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Timely tendings: Pointers on picking the perfect shade tree

. Trees are a large part of any landscape and should be selected carefully. Shade trees should have moderate to dense foliage and should not have large or objectionable fruits, flowers or seeds. They should have the ability to withstand high winds and be relatively free from insects and disease pests, and of a size suitable for the location. We have all seen large oaks planted under utility lines and then severely pruned. You may want to use both deciduous and evergreen trees in your landscape. Some deciduous shade trees for our area are red maple, pecan, sweet gum, sycamore, water oak and elm. Evergreen trees include live oak, pine, magnolia and red cedar. For more information on selecting trees, go to edis.ifas.ufl.edu/pdffiles/EP/EP31300.pdf.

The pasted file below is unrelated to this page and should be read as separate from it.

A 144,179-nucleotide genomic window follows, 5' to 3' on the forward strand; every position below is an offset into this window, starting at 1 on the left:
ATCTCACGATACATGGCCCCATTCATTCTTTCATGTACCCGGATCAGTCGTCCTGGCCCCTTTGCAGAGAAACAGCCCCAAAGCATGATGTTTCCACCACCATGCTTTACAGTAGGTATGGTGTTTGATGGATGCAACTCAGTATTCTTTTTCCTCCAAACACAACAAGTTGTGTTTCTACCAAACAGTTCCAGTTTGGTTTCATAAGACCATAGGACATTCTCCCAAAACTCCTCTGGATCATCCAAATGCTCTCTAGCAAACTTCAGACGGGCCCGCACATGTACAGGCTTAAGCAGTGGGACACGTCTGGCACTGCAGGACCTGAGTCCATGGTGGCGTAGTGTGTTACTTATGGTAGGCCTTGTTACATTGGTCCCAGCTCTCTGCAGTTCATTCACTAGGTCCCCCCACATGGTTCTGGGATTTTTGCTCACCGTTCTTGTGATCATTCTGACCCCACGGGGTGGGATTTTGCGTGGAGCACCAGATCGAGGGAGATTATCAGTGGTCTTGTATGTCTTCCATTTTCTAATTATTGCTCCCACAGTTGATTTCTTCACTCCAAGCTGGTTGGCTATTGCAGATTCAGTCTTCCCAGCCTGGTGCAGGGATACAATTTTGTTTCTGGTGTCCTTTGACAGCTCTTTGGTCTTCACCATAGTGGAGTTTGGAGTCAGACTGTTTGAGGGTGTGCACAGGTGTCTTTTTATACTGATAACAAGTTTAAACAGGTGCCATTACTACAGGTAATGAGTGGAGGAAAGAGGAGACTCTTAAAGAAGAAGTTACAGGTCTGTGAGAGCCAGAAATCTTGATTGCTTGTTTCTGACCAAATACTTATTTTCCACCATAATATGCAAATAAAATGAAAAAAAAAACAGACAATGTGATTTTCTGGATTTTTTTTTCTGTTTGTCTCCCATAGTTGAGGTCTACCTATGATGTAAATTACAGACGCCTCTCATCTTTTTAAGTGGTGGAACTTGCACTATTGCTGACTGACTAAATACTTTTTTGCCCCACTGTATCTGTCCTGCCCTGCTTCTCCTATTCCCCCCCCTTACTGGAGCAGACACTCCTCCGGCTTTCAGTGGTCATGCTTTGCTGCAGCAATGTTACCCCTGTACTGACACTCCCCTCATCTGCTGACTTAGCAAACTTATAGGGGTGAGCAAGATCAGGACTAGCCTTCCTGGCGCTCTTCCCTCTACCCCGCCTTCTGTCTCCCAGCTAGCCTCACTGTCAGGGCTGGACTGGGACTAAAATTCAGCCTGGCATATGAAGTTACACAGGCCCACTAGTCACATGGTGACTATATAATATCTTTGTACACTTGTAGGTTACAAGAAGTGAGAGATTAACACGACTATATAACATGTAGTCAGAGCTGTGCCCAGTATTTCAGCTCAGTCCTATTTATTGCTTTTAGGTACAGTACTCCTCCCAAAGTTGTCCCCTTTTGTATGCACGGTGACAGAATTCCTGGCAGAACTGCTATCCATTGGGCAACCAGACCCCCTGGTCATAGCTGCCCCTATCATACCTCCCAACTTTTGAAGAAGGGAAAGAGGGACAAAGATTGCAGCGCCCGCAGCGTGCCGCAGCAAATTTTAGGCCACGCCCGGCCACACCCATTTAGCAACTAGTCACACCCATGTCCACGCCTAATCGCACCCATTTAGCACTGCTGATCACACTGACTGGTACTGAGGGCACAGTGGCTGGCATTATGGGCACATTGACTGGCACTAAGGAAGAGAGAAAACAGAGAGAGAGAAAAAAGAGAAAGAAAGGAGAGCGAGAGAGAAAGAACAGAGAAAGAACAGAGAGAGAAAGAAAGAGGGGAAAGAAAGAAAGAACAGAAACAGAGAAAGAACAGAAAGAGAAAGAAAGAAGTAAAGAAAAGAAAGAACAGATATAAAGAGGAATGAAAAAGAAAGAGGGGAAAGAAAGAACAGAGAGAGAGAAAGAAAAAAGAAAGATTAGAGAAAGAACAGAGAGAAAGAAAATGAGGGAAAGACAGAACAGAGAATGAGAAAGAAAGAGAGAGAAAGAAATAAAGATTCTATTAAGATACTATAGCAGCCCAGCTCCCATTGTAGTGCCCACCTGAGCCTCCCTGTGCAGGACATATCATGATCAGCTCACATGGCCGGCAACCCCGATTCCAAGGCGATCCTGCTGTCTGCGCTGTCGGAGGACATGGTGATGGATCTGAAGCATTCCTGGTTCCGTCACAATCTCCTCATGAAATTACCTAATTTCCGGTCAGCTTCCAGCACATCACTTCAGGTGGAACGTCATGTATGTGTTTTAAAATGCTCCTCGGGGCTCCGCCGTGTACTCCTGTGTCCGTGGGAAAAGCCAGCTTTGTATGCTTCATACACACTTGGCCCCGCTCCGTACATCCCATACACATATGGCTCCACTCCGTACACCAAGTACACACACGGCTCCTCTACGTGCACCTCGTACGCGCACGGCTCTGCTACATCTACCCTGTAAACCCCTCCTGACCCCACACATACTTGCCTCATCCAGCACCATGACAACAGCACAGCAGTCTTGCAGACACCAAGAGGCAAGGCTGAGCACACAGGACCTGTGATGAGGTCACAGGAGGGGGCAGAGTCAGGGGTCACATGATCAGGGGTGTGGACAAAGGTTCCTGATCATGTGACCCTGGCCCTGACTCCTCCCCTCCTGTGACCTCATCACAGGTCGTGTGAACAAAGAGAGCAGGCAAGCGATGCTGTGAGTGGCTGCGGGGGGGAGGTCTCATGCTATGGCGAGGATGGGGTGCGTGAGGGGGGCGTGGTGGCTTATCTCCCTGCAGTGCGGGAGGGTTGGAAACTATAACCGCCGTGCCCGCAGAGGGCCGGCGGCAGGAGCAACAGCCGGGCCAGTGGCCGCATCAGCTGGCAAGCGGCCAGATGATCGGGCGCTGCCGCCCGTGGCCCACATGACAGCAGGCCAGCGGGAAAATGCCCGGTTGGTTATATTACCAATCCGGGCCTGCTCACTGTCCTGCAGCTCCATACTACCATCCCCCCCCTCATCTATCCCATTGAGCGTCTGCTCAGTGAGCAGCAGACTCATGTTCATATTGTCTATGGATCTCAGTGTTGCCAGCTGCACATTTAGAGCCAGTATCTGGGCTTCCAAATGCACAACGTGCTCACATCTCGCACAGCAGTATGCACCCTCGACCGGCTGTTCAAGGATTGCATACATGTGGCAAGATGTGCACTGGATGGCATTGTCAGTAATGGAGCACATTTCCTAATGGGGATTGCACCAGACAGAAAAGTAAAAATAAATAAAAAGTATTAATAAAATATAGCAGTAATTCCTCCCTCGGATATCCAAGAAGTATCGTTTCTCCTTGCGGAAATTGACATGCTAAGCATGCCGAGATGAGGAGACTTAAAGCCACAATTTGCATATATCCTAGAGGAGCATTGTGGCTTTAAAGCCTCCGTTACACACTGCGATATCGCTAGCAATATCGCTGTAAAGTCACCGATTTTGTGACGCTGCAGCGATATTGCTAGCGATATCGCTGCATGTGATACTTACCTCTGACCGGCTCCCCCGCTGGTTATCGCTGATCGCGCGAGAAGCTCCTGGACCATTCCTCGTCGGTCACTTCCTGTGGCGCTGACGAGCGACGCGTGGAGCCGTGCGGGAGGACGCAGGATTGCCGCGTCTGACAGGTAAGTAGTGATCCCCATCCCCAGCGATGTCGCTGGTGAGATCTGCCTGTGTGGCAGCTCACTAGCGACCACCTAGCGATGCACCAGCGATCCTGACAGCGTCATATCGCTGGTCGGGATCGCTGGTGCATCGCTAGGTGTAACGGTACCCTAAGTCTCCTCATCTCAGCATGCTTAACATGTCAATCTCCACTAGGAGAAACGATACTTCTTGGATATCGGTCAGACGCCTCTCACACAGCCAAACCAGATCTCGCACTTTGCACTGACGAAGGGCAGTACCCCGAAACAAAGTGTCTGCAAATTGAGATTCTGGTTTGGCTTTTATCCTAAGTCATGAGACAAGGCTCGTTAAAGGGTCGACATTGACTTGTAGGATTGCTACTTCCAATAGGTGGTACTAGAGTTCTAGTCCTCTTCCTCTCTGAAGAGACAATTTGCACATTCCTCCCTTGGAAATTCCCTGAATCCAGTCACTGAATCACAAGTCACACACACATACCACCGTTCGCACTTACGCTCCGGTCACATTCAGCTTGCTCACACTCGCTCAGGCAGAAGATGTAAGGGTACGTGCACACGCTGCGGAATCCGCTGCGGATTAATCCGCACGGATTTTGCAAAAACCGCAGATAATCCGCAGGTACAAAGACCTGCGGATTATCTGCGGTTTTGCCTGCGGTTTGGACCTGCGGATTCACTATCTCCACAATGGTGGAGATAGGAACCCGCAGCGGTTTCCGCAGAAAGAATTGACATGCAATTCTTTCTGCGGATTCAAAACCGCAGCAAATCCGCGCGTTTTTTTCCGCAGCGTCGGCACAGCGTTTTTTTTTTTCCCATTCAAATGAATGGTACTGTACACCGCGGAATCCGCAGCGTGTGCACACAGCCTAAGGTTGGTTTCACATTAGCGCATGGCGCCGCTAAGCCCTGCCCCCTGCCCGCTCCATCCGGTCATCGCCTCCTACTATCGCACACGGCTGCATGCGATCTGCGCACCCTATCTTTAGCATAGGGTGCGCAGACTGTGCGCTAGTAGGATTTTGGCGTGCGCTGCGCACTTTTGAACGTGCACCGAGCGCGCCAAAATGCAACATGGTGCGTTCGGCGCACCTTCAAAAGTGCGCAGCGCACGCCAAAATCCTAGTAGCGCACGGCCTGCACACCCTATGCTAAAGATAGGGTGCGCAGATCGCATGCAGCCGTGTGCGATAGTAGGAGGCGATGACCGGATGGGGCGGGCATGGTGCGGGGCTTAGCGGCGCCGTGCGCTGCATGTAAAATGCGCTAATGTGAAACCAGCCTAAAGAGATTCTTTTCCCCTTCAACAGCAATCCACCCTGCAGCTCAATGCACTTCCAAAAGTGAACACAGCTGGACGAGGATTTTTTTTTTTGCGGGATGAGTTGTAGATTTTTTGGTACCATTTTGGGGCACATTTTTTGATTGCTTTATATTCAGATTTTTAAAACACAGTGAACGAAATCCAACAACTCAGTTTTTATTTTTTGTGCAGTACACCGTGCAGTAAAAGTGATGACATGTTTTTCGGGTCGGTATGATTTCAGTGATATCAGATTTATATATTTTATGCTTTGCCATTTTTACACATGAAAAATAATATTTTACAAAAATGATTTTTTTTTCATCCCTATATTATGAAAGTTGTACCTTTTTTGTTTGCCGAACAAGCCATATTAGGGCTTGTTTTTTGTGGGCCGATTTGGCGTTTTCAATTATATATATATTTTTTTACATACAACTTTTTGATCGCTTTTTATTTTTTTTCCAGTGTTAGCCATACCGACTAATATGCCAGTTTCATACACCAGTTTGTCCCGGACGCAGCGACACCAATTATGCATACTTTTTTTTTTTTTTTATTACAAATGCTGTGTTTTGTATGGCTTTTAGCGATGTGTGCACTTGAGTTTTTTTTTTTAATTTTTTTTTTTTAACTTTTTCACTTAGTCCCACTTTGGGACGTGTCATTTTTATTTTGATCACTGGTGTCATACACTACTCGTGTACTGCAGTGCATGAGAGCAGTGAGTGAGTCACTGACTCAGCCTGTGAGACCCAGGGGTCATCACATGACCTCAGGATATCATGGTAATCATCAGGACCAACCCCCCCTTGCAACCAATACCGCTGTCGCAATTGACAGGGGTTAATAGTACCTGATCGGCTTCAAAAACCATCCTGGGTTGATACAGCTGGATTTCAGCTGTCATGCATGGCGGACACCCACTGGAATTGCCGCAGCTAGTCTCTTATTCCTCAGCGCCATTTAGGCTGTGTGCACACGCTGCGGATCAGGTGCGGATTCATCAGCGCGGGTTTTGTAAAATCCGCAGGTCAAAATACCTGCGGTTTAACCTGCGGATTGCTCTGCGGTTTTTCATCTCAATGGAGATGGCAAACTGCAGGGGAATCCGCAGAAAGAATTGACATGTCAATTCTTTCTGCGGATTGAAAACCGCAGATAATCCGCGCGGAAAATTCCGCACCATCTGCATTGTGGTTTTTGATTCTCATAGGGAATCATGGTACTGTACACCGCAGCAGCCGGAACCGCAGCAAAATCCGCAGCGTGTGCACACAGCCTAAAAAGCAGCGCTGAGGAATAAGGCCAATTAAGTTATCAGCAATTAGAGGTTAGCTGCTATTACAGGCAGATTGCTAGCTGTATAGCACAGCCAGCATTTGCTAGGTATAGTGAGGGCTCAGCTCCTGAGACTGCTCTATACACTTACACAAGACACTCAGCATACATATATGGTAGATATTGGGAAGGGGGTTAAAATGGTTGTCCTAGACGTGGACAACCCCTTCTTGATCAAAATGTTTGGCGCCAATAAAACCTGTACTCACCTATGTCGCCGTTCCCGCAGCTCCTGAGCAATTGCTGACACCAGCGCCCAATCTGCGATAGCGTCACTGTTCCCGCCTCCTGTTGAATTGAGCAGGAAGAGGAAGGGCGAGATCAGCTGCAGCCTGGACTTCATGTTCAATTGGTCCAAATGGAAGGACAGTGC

Overgrown vines such as wisteria, ivy, flame (right), coral (above), honeysuckle and confederate jasmine can be pruned now. Cut off excess tangled growth. Prune back from one-third to one-half and remove rooted suckers that are growing in undesirable areas.

Information from Carol Suggs and Theresa Badurek of the Pinellas County Extension Service and from the Hillsborough County Extension Gardening Almanac. Go to the extension websites at pinellascountyextension.org and hillsborough.extension.ufl.edu.

Timely tendings: Pointers on picking the perfect shade tree 11/19/10 [Last modified: Friday, November 19, 2010 3:30am]
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